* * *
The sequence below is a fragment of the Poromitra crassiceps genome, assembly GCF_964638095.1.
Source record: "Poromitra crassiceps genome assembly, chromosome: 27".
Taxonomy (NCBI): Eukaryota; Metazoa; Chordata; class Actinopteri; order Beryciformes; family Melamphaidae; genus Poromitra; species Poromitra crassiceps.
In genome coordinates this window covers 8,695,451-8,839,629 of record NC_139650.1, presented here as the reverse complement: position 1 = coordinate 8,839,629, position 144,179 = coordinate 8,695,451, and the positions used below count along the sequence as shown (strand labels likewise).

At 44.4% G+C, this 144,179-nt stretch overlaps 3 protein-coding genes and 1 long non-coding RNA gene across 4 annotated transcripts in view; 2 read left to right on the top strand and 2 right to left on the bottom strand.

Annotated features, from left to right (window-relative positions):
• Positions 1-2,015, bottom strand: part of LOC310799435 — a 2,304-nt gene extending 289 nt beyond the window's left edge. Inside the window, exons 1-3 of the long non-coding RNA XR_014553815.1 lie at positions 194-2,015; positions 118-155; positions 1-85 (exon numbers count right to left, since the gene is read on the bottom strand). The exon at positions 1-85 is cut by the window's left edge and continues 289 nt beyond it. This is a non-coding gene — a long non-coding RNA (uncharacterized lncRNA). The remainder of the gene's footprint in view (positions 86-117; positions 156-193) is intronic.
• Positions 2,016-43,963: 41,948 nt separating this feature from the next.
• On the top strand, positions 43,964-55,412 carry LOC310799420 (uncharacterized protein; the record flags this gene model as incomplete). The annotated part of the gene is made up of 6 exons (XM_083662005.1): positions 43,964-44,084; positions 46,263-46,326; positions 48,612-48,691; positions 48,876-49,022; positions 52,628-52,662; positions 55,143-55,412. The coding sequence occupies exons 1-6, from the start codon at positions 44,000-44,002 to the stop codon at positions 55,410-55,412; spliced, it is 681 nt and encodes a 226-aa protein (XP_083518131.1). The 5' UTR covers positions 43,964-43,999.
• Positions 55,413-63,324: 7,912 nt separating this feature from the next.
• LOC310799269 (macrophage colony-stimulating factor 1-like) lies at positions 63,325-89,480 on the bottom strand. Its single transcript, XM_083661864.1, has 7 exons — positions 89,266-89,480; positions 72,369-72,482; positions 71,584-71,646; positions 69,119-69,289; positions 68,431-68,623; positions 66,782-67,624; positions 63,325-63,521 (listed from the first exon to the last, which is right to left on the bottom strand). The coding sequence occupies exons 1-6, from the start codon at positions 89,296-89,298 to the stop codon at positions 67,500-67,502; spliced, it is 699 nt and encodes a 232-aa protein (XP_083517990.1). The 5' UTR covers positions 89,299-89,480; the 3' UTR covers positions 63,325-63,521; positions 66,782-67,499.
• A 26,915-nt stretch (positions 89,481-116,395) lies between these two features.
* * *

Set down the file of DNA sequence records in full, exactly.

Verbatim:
The sequence below is a fragment of the Poromitra crassiceps genome, assembly GCF_964638095.1.
Source record: "Poromitra crassiceps genome assembly, chromosome: 27".
Taxonomy (NCBI): Eukaryota; Metazoa; Chordata; class Actinopteri; order Beryciformes; family Melamphaidae; genus Poromitra; species Poromitra crassiceps.
In genome coordinates this window covers 8,695,451-8,839,629 of record NC_139650.1, presented here as the reverse complement: position 1 = coordinate 8,839,629, position 144,179 = coordinate 8,695,451, and the positions used below count along the sequence as shown (strand labels likewise).

At 44.4% G+C, this 144,179-nt stretch overlaps 3 protein-coding genes and 1 long non-coding RNA gene across 4 annotated transcripts in view; 2 read left to right on the top strand and 2 right to left on the bottom strand.

Annotated features, from left to right (window-relative positions):
• Positions 1-2,015, bottom strand: part of LOC310799435 — a 2,304-nt gene extending 289 nt beyond the window's left edge. Inside the window, exons 1-3 of the long non-coding RNA XR_014553815.1 lie at positions 194-2,015; positions 118-155; positions 1-85 (exon numbers count right to left, since the gene is read on the bottom strand). The exon at positions 1-85 is cut by the window's left edge and continues 289 nt beyond it. This is a non-coding gene — a long non-coding RNA (uncharacterized lncRNA). The remainder of the gene's footprint in view (positions 86-117; positions 156-193) is intronic.
• Positions 2,016-43,963: 41,948 nt separating this feature from the next.
• On the top strand, positions 43,964-55,412 carry LOC310799420 (uncharacterized protein; the record flags this gene model as incomplete). The annotated part of the gene is made up of 6 exons (XM_083662005.1): positions 43,964-44,084; positions 46,263-46,326; positions 48,612-48,691; positions 48,876-49,022; positions 52,628-52,662; positions 55,143-55,412. The coding sequence occupies exons 1-6, from the start codon at positions 44,000-44,002 to the stop codon at positions 55,410-55,412; spliced, it is 681 nt and encodes a 226-aa protein (XP_083518131.1). The 5' UTR covers positions 43,964-43,999.
• Positions 55,413-63,324: 7,912 nt separating this feature from the next.
• LOC310799269 (macrophage colony-stimulating factor 1-like) lies at positions 63,325-89,480 on the bottom strand. Its single transcript, XM_083661864.1, has 7 exons — positions 89,266-89,480; positions 72,369-72,482; positions 71,584-71,646; positions 69,119-69,289; positions 68,431-68,623; positions 66,782-67,624; positions 63,325-63,521 (listed from the first exon to the last, which is right to left on the bottom strand). The coding sequence occupies exons 1-6, from the start codon at positions 89,296-89,298 to the stop codon at positions 67,500-67,502; spliced, it is 699 nt and encodes a 232-aa protein (XP_083517990.1). The 5' UTR covers positions 89,299-89,480; the 3' UTR covers positions 63,325-63,521; positions 66,782-67,499.
• A 26,915-nt stretch (positions 89,481-116,395) lies between these two features.